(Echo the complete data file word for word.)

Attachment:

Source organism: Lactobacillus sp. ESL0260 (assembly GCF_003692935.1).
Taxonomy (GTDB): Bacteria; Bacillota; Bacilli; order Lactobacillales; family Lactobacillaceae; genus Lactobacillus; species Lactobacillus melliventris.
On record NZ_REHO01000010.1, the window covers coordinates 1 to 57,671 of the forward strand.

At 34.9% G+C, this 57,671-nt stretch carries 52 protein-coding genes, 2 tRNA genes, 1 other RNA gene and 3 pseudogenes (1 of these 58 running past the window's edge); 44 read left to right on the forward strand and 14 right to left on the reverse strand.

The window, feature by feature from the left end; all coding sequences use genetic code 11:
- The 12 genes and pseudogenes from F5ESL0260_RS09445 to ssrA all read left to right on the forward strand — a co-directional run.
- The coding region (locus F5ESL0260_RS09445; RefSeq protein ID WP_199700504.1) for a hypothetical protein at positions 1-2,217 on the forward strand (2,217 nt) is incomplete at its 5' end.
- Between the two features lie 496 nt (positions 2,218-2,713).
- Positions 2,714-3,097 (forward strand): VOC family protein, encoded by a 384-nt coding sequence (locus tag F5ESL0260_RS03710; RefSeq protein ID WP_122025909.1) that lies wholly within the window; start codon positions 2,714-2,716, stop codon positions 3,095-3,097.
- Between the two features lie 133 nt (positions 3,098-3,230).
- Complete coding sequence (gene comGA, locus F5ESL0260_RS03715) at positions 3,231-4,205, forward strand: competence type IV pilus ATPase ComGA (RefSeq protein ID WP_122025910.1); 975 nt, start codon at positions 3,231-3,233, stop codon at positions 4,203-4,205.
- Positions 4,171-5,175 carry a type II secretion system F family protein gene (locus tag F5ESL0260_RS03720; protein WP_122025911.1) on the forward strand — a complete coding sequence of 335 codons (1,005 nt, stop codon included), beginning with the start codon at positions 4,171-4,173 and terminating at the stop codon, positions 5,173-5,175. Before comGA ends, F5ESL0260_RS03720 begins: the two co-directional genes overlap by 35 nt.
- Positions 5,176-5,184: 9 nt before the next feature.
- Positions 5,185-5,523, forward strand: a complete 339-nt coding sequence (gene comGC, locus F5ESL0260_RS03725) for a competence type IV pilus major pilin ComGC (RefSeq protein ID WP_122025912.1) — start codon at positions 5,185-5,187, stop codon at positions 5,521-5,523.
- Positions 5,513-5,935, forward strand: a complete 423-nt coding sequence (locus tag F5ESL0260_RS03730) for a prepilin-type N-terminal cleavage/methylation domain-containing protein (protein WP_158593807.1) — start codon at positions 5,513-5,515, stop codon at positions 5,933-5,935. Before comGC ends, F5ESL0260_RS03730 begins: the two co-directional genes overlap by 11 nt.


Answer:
Source organism: Lactobacillus sp. ESL0260 (assembly GCF_003692935.1).
Taxonomy (GTDB): Bacteria; Bacillota; Bacilli; order Lactobacillales; family Lactobacillaceae; genus Lactobacillus; species Lactobacillus melliventris.
On record NZ_REHO01000010.1, the window covers coordinates 1 to 57,671 of the forward strand.

At 34.9% G+C, this 57,671-nt stretch carries 52 protein-coding genes, 2 tRNA genes, 1 other RNA gene and 3 pseudogenes (1 of these 58 running past the window's edge); 44 read left to right on the forward strand and 14 right to left on the reverse strand.

The window, feature by feature from the left end; all coding sequences use genetic code 11:
- The 12 genes and pseudogenes from F5ESL0260_RS09445 to ssrA all read left to right on the forward strand — a co-directional run.
- The coding region (locus F5ESL0260_RS09445; RefSeq protein ID WP_199700504.1) for a hypothetical protein at positions 1-2,217 on the forward strand (2,217 nt) is incomplete at its 5' end.
- Between the two features lie 496 nt (positions 2,218-2,713).
- Positions 2,714-3,097 (forward strand): VOC family protein, encoded by a 384-nt coding sequence (locus tag F5ESL0260_RS03710; RefSeq protein ID WP_122025909.1) that lies wholly within the window; start codon positions 2,714-2,716, stop codon positions 3,095-3,097.
- Between the two features lie 133 nt (positions 3,098-3,230).
- Complete coding sequence (gene comGA, locus F5ESL0260_RS03715) at positions 3,231-4,205, forward strand: competence type IV pilus ATPase ComGA (RefSeq protein ID WP_122025910.1); 975 nt, start codon at positions 3,231-3,233, stop codon at positions 4,203-4,205.
- Positions 4,171-5,175 carry a type II secretion system F family protein gene (locus tag F5ESL0260_RS03720; protein WP_122025911.1) on the forward strand — a complete coding sequence of 335 codons (1,005 nt, stop codon included), beginning with the start codon at positions 4,171-4,173 and terminating at the stop codon, positions 5,173-5,175. Before comGA ends, F5ESL0260_RS03720 begins: the two co-directional genes overlap by 35 nt.
- Positions 5,176-5,184: 9 nt before the next feature.
- Positions 5,185-5,523, forward strand: a complete 339-nt coding sequence (gene comGC, locus F5ESL0260_RS03725) for a competence type IV pilus major pilin ComGC (RefSeq protein ID WP_122025912.1) — start codon at positions 5,185-5,187, stop codon at positions 5,521-5,523.
- Positions 5,513-5,935, forward strand: a complete 423-nt coding sequence (locus tag F5ESL0260_RS03730) for a prepilin-type N-terminal cleavage/methylation domain-containing protein (protein WP_158593807.1) — start codon at positions 5,513-5,515, stop codon at positions 5,933-5,935. Before comGC ends, F5ESL0260_RS03730 begins: the two co-directional genes overlap by 11 nt.